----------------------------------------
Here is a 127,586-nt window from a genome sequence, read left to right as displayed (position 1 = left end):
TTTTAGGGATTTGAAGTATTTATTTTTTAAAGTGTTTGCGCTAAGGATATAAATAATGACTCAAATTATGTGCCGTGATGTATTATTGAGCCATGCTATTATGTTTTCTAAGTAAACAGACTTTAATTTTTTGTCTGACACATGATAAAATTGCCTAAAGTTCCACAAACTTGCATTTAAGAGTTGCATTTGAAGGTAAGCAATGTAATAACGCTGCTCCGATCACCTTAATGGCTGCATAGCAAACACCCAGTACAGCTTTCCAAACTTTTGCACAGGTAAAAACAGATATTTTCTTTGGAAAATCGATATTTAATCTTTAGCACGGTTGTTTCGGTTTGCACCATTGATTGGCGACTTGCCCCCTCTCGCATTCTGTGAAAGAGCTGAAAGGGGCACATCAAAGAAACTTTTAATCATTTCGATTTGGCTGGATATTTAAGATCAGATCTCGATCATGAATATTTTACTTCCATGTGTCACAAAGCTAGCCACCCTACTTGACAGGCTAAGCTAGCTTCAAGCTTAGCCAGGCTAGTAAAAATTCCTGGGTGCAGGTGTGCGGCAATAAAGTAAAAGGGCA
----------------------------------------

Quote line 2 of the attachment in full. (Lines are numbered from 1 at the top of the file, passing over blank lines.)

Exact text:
TTTTAGGGATTTGAAGTATTTATTTTTTAAAGTGTTTGCGCTAAGGATATAAATAATGACTCAAATTATGTGCCGTGATGTATTATTGAGCCATGCTATTATGTTTTCTAAGTAAACAGACTTTAATTTTTTGTCTGACACATGATAAAATTGCCTAAAGTTCCACAAACTTGCATTTAAGAGTTGCATTTGAAGGTAAGCAATGTAATAACGCTGCTCCGATCACCTTAATGGCTGCATAGCAAACACCCAGTACAGCTTTCCAAACTTTTGCACAGGTAAAAACAGATATTTTCTTTGGAAAATCGATATTTAATCTTTAGCACGGTTGTTTCGGTTTGCACCATTGATTGGCGACTTGCCCCCTCTCGCATTCTGTGAAAGAGCTGAAAGGGGCACATCAAAGAAACTTTTAATCATTTCGATTTGGCTGGATATTTAAGATCAGATCTCGATCATGAATATTTTACTTCCATGTGTCACAAAGCTAGCCACCCTACTTGACAGGCTAAGCTAGCTTCAAGCTTAGCCAGGCTAGTAAAAATTCCTGGGTGCAGGTGTGCGGCAATAAAGTAAAAGGGCA